Every year grad departments select an incoming class, funding agencies decide on who is going to get how much and journals decide who is going to get published. Each of these decision involves a scare resource issue: a (usually small) finite number of positions, a (usually much too small) finite number of dollars and a (usually small) finite number of pages. The decisions amount to how to allocate these scare resources. The reason the resources are scarce is that there are often more applicants/submissions than there are places to allocate. But the real reason resources are scarce is that quality alone, at least evident quality, does not suffice to perfectly fit the applicants/submissions to the allocations available. In other words, there are many ways to allocate the money to high quality applicants/submissions, at least prima facie. And that’s the problem.
How do academics solve this problem? In general we do this by applying every more refined (i.e. recondite?) markers of quality to winnow out the really truly deserving from the merely truly deserving from the merely deserving. It is well known that even blunt methods suffice to lop off the clearly undeserving from the rest. In other words, academics embrace the conceit that if we try hard enough we can find the very very very…very best, and can thus optimize our choices; the decision procedure being a simple easily defensible one: select the most deserving and allocate to them the scarce resources. So, every year departments (including mine, of course) select the very very…very best of the applicant pool, funding agencies fund the very very very…very best proposals and journals publish the very very very…very best papers. Those readers that find that the last sentence rings true, please follow me as I have bridge for sale for you to look at.
Ok, everyone knows that the above story is more than a tad tendentious. We all recognize that our powers of discernment, even if applied with the utmost seriousness (which is seldom the case), are loaded with piles of false positives and negatives. We know this, but as an institution we also believe that overall looking for the best and rewarding it is the superior strategy. But is it? Here is a recent piece that questions this in interesting ways and suggests an alternative.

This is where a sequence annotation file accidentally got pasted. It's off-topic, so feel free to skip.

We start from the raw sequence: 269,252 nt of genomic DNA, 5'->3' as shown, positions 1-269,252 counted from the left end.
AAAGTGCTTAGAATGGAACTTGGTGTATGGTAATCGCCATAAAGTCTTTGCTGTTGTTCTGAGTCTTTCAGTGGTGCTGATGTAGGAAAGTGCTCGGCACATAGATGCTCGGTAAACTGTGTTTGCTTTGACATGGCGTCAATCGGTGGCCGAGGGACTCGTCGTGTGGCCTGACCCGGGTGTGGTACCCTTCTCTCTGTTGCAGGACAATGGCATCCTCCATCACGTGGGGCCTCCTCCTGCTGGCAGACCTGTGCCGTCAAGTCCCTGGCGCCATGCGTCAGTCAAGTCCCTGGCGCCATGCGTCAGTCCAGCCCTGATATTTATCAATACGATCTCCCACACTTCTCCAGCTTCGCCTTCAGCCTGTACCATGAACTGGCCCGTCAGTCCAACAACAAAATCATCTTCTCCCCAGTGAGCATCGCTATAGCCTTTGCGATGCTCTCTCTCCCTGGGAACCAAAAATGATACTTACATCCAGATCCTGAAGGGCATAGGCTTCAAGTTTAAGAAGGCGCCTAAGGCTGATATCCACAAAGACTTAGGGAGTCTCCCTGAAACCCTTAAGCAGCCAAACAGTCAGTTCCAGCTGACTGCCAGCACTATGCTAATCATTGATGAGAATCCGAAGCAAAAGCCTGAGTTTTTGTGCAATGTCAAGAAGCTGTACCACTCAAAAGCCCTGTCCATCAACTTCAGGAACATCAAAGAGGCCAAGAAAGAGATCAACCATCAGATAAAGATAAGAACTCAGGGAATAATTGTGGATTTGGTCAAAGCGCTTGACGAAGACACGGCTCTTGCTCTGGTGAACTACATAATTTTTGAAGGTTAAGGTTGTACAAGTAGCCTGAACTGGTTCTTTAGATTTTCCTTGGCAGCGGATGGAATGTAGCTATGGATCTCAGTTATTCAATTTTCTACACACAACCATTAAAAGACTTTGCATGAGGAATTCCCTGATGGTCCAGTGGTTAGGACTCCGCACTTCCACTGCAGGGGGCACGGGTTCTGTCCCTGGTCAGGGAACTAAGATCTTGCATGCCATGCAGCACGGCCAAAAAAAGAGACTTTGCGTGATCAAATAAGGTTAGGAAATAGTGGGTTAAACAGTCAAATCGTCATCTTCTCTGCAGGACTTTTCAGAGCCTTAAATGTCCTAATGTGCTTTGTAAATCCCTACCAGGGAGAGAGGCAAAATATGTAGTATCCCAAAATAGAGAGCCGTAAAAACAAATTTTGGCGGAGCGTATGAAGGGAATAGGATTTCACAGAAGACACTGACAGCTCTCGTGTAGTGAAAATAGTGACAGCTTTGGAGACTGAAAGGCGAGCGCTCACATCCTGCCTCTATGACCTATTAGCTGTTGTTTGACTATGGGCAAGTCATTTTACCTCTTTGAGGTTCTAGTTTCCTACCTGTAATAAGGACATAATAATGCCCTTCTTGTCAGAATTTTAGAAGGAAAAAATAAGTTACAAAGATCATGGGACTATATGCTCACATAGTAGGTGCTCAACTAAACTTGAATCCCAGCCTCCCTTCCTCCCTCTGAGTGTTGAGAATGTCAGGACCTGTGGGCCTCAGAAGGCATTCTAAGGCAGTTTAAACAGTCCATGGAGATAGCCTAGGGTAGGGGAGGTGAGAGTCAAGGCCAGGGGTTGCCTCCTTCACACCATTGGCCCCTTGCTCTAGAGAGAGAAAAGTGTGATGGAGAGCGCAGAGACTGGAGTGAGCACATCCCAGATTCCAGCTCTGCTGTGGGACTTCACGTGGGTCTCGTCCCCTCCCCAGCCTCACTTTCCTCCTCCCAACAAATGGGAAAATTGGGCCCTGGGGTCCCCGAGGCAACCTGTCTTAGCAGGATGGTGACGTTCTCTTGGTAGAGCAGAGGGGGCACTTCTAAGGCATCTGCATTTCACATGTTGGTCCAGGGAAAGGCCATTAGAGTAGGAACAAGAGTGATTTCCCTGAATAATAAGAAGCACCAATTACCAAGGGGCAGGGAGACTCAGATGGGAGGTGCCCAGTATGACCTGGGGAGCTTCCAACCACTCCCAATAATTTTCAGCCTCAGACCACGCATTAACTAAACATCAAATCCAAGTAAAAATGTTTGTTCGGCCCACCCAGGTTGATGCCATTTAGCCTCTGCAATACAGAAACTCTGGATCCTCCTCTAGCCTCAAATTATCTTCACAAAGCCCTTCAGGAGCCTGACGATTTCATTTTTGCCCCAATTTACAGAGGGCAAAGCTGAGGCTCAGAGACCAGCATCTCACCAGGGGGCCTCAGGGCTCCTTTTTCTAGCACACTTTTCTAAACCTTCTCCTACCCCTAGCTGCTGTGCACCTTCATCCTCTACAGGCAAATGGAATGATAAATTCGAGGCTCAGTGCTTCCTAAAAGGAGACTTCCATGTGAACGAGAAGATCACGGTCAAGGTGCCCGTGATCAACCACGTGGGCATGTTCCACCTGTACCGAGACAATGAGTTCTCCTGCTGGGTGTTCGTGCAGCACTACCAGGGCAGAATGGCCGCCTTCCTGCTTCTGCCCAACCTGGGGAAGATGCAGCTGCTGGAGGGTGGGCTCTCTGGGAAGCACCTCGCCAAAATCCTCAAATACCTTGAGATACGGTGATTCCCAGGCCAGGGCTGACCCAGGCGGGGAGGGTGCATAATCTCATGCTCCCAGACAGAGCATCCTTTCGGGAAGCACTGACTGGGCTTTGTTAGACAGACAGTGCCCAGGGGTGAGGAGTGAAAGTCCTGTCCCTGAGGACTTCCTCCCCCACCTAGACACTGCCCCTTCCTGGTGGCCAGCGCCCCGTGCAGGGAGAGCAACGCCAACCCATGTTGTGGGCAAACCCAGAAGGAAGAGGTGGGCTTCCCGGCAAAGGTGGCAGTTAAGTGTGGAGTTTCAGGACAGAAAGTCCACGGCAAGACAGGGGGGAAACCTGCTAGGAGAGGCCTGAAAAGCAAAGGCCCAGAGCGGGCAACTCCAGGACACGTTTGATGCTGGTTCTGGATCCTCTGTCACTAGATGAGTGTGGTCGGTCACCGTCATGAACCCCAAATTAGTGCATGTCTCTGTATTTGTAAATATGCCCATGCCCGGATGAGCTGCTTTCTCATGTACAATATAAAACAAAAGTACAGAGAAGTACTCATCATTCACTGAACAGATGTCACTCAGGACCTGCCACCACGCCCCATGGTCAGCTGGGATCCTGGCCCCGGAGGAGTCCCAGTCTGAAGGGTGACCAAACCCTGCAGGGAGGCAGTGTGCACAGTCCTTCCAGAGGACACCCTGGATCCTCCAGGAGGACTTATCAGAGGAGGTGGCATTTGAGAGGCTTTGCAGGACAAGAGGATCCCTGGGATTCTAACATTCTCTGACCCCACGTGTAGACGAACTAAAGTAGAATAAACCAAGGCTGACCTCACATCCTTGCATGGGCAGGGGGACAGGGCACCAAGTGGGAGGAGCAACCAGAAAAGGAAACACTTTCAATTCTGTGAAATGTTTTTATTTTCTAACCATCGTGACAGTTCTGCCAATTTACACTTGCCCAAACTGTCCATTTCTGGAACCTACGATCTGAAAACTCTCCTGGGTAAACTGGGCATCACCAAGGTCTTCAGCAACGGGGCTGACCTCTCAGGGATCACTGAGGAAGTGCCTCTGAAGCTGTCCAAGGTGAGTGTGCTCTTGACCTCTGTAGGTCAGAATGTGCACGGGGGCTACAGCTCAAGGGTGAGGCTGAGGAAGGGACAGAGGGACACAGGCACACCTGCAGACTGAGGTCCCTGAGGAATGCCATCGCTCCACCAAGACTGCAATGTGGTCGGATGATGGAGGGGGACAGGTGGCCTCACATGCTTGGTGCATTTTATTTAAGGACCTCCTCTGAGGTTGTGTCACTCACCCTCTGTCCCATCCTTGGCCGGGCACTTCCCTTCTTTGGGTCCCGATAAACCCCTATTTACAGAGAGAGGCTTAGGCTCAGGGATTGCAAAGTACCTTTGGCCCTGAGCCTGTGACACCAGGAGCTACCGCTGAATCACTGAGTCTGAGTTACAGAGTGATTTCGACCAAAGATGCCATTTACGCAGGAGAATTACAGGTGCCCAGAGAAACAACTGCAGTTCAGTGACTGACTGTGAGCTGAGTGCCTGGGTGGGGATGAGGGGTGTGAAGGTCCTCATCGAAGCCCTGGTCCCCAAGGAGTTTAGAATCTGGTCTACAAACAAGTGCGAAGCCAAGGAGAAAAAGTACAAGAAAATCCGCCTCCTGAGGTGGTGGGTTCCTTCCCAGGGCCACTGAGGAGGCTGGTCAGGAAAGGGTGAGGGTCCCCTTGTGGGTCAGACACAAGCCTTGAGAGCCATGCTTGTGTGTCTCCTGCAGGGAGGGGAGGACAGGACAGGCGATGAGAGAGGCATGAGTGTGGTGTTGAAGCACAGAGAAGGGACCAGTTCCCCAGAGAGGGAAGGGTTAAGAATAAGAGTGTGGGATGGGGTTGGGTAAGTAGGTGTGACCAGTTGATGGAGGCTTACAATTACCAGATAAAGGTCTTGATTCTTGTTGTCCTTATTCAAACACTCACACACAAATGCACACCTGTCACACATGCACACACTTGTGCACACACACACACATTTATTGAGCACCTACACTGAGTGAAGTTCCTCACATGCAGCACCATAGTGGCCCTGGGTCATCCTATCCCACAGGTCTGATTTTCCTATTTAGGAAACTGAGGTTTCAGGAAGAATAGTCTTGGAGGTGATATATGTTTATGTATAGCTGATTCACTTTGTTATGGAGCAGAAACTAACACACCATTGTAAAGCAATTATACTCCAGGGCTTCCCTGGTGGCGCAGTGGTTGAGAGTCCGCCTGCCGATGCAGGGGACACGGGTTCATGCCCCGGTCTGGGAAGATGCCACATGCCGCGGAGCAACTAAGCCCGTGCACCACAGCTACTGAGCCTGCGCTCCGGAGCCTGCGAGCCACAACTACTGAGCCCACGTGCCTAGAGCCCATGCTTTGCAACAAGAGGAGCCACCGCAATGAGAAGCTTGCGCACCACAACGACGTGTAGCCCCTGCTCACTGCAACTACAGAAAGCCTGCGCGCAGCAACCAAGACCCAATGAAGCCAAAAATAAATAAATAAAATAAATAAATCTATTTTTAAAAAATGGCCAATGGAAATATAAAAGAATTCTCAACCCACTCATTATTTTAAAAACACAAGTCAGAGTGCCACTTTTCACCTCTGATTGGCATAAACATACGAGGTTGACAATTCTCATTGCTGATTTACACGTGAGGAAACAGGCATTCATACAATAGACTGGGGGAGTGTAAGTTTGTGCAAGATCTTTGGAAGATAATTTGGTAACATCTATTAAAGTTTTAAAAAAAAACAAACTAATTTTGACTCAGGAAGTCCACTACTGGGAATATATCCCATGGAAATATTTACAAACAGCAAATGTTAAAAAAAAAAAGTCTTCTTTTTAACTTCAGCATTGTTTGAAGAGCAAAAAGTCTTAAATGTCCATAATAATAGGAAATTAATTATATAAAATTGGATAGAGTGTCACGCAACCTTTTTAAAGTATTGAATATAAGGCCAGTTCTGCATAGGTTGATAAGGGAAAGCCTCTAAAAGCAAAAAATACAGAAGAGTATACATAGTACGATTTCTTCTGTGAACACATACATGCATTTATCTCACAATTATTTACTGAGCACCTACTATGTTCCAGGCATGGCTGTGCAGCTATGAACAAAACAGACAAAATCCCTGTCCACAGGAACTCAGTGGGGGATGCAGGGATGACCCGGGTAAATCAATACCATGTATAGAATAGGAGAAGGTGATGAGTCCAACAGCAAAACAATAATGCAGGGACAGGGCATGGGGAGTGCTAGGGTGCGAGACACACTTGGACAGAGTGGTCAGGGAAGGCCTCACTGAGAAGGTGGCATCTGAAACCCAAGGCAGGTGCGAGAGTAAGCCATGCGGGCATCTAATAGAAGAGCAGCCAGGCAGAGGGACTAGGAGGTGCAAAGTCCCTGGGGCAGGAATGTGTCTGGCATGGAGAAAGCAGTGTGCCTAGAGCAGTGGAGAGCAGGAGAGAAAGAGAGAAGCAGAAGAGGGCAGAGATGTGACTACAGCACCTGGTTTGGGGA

Before getting into the nub of the proposal, here are some points that the piece makes that (largely, though not perfectly) fit with my experience (see some comments below). The author Shahar Avin (SA), only discusses research funding, but I would add that the same holds for journal pages, and grad slots.
1. Currently, “the monetary cut-off point still tends to be way above the quality cut-off point.”
2. “…expert reviewers spend a lot of time allocating grant money by trying to identify the best work. But the truth is that they’re not very good at it, and that the process is a huge waste of time.”
3. Peer review, rather than adding information, often adds “another layer of irrationality” to the decision process.
4. The application process asks that you to be more sure of where you are going and how you will get there than it is rational to expect someone who is aiming at original research to be.
5. Our capacities to identify those novel ideas most likely to succeed is much more limited than we believe.
6. The belief that we can make this kind of rational decision “demand[s] excessive amounts of information from applicants, and waste a colossal amount of their time.”
7. For some areas, we can even quantify how time consuming this is. SA cites a study in Nature which calculates that “[i]n Australia, during a recent annual funding round for medical research, scientists spent the equivalent of 400 years writing applications that were eventually rejected.” That’s a lot of effort.
8. “…‘expert reviewers’ are not fungible commodities. One reviewer is not the same as another, and their judgements tend to be highly personal. Of the nearly 3,000 medical research proposals submitted for public funding in Australia in 2009, nearly half would have received the opposite decision if the review panel had been different…”